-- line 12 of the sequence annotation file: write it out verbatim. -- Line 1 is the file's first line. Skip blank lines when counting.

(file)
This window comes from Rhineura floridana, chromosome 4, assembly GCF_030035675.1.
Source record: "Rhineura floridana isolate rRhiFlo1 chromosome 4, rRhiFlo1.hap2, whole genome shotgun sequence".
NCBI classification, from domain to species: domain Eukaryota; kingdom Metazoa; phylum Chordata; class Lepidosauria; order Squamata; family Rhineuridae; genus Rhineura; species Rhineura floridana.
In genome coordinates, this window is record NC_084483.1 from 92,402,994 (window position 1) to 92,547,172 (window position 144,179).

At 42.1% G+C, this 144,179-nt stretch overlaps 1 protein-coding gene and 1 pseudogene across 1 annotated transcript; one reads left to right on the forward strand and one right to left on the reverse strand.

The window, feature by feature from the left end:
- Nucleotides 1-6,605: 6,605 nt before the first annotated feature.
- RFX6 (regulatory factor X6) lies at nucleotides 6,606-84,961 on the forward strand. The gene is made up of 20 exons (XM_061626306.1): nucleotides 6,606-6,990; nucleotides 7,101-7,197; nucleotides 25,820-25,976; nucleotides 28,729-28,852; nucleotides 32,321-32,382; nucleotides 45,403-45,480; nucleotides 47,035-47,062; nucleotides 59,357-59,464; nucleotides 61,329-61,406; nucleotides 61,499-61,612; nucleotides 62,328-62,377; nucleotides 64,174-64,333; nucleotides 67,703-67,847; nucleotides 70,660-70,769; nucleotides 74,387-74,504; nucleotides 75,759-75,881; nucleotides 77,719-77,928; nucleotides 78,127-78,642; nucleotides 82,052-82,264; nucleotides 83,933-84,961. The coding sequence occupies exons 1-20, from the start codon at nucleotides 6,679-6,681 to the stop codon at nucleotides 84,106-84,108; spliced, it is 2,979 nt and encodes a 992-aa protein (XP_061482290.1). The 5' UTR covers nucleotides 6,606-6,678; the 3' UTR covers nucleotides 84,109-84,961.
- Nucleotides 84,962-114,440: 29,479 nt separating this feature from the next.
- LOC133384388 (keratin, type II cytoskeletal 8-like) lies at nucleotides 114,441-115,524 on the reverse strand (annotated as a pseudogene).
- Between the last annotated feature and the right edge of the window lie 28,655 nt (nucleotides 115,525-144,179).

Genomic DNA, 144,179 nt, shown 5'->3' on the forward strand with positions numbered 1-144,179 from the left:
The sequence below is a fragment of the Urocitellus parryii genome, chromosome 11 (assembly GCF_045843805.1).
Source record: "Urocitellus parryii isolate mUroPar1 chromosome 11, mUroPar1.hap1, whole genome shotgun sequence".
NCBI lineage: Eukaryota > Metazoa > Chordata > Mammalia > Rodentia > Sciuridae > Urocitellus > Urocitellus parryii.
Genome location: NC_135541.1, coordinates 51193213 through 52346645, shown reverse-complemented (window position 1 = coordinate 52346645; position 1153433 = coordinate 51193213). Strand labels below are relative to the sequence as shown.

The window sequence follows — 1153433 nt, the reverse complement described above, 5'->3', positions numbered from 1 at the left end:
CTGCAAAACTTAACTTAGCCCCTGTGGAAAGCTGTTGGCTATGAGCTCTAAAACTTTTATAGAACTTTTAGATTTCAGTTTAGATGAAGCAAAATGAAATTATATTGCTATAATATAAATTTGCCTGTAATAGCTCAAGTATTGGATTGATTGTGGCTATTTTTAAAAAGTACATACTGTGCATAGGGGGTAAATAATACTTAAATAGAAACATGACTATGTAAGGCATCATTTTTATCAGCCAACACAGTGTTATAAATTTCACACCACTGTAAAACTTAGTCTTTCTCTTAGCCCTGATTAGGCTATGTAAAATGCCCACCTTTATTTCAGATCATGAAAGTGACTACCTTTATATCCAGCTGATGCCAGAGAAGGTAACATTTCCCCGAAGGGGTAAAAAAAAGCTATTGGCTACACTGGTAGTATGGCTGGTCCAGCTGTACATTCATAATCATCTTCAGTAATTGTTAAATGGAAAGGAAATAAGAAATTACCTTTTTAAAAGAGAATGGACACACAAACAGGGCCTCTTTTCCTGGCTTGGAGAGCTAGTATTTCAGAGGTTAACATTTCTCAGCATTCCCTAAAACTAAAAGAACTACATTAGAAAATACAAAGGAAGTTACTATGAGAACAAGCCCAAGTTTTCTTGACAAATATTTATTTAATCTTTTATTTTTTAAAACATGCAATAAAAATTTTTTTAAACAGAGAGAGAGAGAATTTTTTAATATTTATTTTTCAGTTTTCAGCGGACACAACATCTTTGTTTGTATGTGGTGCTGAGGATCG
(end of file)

Genomic DNA, 144,179 nt, shown 5'->3' on the forward strand with positions numbered 1-144,179 from the left: